Repeat the above having rubbed the polythene and acetate strip together first.

Hang wire stirrupf Hang up the wire stirrup with a nylon suspension from a single retort stand, rub the polythene rod, and fix it in the stirrup. Charged spheres brought up will attract or repel the suspended rod, as will other charged rods. This investigation will confirm in the pupils’ minds the conclusions drawn from the earlier experiments.

If it is difficult to suspend the rod (because of discharging it by touching), then place it on an upturned watch-glass or convex lens. There are also supports with good rotating bearings which can be obtained.

 

Teaching notes


1 Many students will have charged a balloon by rubbing it against a sweater, particularly one made from man-made fibres, and then stuck it to the wall or ceiling. This trick can be exploited and is particularly effective if there is a glass-fronted cupboard nearby. Two balloons can be charged by friction and attached to the glass. Both balloons will stick to the glass but they will not sit closely together. Students should be encouraged to suggest reasons for these effects. 

Both balloons receive the same charge (i.e. charges of the same sign) when they are rubbed on, for example, a sweater. The sweater and the balloon have opposite charges. The balloon sticks to the glass because it induces the opposite charge to itself onto the front face of the glass, and so the balloon is held to the glass, by the attraction of opposite charges. However the two balloons have the same charge and so they repel each other.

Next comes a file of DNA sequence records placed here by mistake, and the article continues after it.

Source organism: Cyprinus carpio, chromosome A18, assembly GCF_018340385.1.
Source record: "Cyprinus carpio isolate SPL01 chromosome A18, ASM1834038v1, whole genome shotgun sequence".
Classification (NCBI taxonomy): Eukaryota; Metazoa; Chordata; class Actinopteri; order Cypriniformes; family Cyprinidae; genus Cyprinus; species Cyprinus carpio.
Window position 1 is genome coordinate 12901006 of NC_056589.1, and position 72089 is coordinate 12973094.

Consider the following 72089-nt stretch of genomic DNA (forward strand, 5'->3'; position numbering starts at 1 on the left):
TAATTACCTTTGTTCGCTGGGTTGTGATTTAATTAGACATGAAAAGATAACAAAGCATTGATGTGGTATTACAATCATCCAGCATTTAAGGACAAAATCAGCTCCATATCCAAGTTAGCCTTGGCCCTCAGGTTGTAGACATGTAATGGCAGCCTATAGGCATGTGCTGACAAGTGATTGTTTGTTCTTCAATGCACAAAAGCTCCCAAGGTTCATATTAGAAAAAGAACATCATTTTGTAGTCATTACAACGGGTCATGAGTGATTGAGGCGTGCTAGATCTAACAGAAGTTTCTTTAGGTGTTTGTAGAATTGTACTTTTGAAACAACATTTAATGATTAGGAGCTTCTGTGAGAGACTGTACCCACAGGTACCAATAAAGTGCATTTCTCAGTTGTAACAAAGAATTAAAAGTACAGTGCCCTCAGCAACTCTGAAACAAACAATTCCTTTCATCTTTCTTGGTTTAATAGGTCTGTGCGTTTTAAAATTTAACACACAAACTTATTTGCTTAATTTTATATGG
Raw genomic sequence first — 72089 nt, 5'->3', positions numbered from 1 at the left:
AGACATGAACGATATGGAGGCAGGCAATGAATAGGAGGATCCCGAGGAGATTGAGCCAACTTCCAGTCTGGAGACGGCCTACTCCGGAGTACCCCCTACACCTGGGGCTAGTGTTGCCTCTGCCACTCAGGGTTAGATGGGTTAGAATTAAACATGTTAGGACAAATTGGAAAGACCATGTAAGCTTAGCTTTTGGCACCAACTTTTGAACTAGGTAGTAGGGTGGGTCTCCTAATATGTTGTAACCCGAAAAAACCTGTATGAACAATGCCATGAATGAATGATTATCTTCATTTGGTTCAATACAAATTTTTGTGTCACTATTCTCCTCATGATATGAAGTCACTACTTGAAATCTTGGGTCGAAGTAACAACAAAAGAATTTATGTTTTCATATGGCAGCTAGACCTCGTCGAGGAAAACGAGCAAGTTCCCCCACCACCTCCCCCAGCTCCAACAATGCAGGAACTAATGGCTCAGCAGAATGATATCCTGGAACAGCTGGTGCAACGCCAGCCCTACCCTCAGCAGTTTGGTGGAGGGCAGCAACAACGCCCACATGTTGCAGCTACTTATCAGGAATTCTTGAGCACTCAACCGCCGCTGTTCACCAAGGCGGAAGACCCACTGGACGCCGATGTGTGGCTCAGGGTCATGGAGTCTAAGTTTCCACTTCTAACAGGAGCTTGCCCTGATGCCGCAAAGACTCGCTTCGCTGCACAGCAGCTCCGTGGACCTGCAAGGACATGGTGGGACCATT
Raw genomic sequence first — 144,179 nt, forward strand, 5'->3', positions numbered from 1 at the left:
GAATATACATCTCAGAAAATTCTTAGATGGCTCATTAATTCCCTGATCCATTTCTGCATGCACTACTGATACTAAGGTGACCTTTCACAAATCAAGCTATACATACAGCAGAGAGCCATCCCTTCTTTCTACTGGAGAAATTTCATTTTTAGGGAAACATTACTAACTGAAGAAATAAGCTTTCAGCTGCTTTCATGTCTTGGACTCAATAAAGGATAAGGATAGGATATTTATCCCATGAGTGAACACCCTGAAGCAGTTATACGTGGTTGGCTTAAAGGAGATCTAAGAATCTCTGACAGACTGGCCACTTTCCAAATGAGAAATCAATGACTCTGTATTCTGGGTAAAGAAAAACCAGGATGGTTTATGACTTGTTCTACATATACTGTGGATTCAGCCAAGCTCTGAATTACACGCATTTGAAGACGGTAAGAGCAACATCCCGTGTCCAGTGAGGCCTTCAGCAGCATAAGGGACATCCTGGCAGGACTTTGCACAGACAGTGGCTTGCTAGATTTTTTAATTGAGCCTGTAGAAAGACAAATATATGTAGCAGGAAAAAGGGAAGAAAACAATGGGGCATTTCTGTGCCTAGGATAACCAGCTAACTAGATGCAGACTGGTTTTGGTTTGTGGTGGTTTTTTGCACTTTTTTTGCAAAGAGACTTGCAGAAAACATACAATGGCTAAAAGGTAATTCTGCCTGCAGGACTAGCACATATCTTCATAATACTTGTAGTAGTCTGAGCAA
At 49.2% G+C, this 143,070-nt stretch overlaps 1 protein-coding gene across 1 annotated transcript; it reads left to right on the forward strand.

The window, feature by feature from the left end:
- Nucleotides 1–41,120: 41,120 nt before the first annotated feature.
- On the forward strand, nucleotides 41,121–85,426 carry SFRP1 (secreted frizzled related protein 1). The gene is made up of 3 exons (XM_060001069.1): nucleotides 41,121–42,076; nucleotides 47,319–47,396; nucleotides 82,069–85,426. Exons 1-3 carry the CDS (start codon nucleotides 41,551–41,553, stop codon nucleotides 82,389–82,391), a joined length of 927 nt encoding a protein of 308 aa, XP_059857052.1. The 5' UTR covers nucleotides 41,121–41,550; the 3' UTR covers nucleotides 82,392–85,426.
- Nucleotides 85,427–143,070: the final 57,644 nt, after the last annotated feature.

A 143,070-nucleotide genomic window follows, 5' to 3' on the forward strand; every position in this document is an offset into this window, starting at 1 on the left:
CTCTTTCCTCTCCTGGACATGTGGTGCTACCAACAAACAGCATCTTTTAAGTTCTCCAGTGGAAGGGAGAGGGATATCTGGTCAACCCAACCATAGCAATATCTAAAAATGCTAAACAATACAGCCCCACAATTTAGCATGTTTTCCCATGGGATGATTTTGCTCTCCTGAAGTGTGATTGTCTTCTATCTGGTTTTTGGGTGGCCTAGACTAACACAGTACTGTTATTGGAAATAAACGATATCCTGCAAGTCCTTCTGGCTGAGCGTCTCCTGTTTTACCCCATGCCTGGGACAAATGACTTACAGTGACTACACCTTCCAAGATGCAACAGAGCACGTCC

2 The EHT supplies found in school, maximum 5,000 V, do not supply enough charge for charging balloons, but a Van de Graaff generator could be used. A small metal ball on an insulating handle could spoon charge off the dome of the Van de Graaff and transfer the charge to the balloons. (The balloons may need to be conducting.)

3 An alternative way of charging the balloons is to coat the balloons by covering them in Aquadag (colloidal graphite), spraying them with aluminium paint, or dipping them into strong detergent, which is then allowed to dry. The balloons can then be hung up with insulating threads.

One balloon is charged by friction. The other uncharged balloon is brought near to the charged balloon but a thin sheet of plastic is put between them. Touch the uncharged balloon. Separate them and they will be oppositely charged.

4 Two polystyrene balls can be suspended and charged from an EHT supply. The power supply should have one terminal earthed and a metal stud in the opposite terminal (include the safety resistor). A small insulated plate should be touched onto the stud and the charge transferred to the balls. Care should be taken in using the EHT supply, although school power supplies are current-limited to less than 5 mA. It is good practice to use only one hand and to put the other behind your back so that you cannot accidentally become part of the circuit. The balls can be charged with either the same or opposite charges.

5 If charged rods become difficult to discharge, wave them above a Bunsen burner flame.

6 Identifying charges is now much easier since the advent of coulomb meters, based on a capacitor, and so more quantitative work can be done.

7 How Science Works Extension:
You might like to take this opportunity to discuss with your students the difference between the observations made in these experiments and the interpretation of them, which requires a theory of charge.

We can observe attraction and repulsion between electrically-charged objects. The general conclusion is that there are two kinds of charge, which are in some way opposite. If two objects are charged in the same way, they show repulsion. If they are charged differently, they show attraction.

When two materials are rubbed together, one material gets a positive charge, by losing electrons, while the other material gets a negative charge, by gaining electrons.

This experiment was safety-tested in January 2005  

 

Related guidance


Electrostatics